Ghost Tours! A fun way to learn history.
Many cities around the country offer ghost tours. Until recently, many have been around for years, started by some of the more quirky and colorful locals who love their town or city’s lore and history. The owner of the local tour business is often also the researcher and writer of the tour, the guide, and customer service person. In bigger cities there are more guides, but one constant is the people giving the tours have done their local research to proudly tell their city or towns unique history.
Franchise ghost tours flood the internet.
About 3-years ago, corporate franchise ghost tour companies began replicating and exploiting the local ghost tour businesses. Leaving from the same location at the same time, and using the exact name, or mighty close to the existing business name of the local tour company. This tactic was to intentionally confuse the customer. The reason they replicated the local company name is because the locals have optimal SEO, having been in business for a long time.
The franchise ghost tours used deep pockets to blanket the internet with their information, especially using third party platforms that are easily manipulated such as TripAdvisor, Viator, Groupon, Expedia and Google ads.
The haunting tragedy is that the new guides hired through Indeed or other national job platforms and trained remotely can’t seem to tell a good story or get the facts correct.
Generally speaking, people who pay to take a tour of a museum, or town have the reasonable expectation that they are going to be told accurate information. Franchise ghost tours are in it for the money only. In the link below a franchise ghost tour guide is telling the history of why the O’ Henry Museum in Austin, Texas is haunted. All of the information about the O’ Henry Museum is online for anyone to see. The lack of factual information is not the tour guide’s fault. It is the owners of the franchise ghost tour business who write the scripts, and apparently don’t fact check or care because it’s just about making the sale. As we have pointed out, the customer is not the priority.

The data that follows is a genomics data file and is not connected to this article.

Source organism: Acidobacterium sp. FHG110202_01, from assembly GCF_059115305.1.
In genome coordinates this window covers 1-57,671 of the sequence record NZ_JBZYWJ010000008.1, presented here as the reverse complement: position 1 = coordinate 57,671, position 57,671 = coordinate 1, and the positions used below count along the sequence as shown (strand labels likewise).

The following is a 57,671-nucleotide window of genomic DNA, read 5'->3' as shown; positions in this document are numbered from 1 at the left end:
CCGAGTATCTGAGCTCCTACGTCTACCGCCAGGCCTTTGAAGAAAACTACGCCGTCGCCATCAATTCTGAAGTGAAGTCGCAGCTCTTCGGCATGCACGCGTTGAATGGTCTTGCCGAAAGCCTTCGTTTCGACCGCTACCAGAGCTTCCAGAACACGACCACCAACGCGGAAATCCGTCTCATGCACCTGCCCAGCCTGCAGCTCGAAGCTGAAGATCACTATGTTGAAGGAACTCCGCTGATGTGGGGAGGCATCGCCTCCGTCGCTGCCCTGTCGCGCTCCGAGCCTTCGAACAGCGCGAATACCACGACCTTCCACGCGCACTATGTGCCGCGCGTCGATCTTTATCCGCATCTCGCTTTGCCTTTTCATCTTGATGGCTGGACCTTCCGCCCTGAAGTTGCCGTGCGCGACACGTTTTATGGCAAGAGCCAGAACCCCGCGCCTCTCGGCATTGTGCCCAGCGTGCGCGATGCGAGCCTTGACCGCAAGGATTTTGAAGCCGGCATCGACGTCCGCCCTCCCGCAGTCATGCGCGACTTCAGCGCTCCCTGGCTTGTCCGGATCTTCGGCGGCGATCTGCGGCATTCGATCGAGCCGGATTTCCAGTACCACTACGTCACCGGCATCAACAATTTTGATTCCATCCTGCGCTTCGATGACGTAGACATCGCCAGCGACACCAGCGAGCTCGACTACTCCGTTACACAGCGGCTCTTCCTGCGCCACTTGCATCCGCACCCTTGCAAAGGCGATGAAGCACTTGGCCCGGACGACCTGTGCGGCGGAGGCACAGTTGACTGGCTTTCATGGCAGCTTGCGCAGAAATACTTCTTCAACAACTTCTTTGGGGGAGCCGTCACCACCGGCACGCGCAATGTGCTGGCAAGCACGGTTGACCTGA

What is this experience like for a local ghost tour business?
In Honolulu Hawaii, Lopaka Kapanui a native Hawaiian and a professional storyteller as was his father before him and has owned and operated Hawaii Mysteries for over 25-years shared his experience when a franchise ghost tour business came to town. “I discovered the new ghost tour business when my son saw an advertisement for a ghost tour guide, for a company called Honolulu Haunts on Facebook.” The out-of-state tour company started their tour 10 feet from where Kapanui starts his tour. “When I saw the guide, I recognized her because she attended my tour a few times. They stole our material for their tour. I know this because there are two specific things that only I know that I share on my tour which they now tell on their tour. They also have a habit of no tour guide showing up for the tours.”
In Richmond Virginia Chris Houlihan with Haunts of Richmond discovered out-of-state ghost tour was in town 3-years ago when they started Richmond Ghosts. He said “the confusion was pretty immediate, we started to receive phone calls and emails from their customers but that was just an annoyance.” He went on to say “What was upsetting was when we started to get reports and complaints about butchered stories and histories. Knowing that they had taken our stories was bad enough, but finding out that they felt the need to “spice it up” was insulting and troubling, as our top priority is to make sure that guests walk away with an accurate picture of our city’s history. “The links below have local ghost tour companies all around the United States saying the exact same thing.
A press release sent out by the law firm Gray Ice in Louisville, Kentucy:
One small local ghost tour business sued an out-of-state ghost tour business and won . Local Ghost Tour Company Sues Ghost City Tours